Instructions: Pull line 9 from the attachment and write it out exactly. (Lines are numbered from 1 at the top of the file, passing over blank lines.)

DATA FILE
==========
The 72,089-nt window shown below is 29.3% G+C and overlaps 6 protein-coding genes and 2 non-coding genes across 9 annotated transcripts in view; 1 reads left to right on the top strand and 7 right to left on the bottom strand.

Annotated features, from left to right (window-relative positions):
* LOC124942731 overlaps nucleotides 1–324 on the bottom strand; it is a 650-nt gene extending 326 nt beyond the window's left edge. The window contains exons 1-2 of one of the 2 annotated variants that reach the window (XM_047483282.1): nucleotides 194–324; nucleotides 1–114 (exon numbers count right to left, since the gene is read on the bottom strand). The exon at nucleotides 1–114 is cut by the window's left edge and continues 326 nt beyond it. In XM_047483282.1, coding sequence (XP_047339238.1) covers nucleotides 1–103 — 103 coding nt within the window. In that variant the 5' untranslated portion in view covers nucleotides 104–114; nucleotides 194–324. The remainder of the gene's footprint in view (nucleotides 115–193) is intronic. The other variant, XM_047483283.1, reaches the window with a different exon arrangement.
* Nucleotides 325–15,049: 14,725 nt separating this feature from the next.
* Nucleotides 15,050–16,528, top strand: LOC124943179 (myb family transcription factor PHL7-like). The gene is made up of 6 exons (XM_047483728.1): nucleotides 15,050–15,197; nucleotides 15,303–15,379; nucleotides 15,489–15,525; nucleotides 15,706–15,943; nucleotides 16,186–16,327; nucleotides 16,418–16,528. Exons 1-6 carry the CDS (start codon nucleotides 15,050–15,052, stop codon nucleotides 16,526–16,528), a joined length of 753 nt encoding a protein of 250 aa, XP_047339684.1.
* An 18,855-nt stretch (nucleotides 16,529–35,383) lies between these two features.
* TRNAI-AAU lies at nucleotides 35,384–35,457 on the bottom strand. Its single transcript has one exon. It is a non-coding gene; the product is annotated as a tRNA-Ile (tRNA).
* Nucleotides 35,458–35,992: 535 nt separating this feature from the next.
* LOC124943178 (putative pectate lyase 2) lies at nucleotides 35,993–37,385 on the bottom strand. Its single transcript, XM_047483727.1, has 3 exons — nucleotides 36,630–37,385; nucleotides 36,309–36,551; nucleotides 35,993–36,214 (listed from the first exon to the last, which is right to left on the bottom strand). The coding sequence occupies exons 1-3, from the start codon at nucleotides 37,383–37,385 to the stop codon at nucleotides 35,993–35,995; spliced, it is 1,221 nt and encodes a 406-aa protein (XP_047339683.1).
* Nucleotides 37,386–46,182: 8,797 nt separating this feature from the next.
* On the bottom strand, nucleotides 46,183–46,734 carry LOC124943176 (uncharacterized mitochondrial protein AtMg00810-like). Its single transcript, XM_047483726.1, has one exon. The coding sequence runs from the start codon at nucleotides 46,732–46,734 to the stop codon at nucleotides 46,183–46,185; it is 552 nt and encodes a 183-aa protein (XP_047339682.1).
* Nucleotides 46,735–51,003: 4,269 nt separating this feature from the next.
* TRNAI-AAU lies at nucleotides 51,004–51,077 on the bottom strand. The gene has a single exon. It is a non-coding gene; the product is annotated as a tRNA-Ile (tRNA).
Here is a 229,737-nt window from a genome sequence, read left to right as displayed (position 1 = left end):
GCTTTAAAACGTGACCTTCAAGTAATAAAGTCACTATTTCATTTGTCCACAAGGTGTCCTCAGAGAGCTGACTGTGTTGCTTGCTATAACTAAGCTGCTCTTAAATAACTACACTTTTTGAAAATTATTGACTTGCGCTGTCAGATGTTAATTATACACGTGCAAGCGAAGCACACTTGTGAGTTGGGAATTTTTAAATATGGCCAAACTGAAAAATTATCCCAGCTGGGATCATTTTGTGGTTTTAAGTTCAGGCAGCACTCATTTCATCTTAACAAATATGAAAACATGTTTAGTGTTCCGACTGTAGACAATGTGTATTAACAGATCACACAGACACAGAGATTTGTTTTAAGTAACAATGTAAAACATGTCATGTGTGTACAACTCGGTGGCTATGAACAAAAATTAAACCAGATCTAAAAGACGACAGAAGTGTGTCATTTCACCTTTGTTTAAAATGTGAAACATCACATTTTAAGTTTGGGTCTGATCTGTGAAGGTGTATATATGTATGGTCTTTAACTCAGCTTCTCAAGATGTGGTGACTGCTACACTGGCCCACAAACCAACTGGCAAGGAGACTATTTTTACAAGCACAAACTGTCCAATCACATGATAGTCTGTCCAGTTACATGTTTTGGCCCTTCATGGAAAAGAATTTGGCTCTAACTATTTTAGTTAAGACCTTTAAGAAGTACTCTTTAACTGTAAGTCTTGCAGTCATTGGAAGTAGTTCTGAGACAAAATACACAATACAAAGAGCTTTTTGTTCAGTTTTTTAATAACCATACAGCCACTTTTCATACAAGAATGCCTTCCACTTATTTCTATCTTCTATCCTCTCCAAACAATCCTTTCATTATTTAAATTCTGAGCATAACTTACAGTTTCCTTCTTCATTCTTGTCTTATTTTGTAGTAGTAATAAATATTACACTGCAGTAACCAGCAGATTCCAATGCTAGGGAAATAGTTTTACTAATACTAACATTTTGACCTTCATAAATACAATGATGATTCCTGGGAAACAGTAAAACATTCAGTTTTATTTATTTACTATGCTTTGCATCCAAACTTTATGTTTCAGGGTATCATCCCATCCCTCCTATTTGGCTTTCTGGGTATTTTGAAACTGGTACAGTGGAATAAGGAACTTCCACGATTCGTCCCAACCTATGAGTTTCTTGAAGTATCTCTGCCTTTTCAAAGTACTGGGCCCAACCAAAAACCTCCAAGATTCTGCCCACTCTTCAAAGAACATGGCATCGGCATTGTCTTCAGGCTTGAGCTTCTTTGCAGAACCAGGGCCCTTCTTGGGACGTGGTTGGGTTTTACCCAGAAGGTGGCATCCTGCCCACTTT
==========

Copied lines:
* LOC124943178 (putative pectate lyase 2) lies at nucleotides 35,993–37,385 on the bottom strand. Its single transcript, XM_047483727.1, has 3 exons — nucleotides 36,630–37,385; nucleotides 36,309–36,551; nucleotides 35,993–36,214 (listed from the first exon to the last, which is right to left on the bottom strand). The coding sequence occupies exons 1-3, from the start codon at nucleotides 37,383–37,385 to the stop codon at nucleotides 35,993–35,995; spliced, it is 1,221 nt and encodes a 406-aa protein (XP_047339683.1).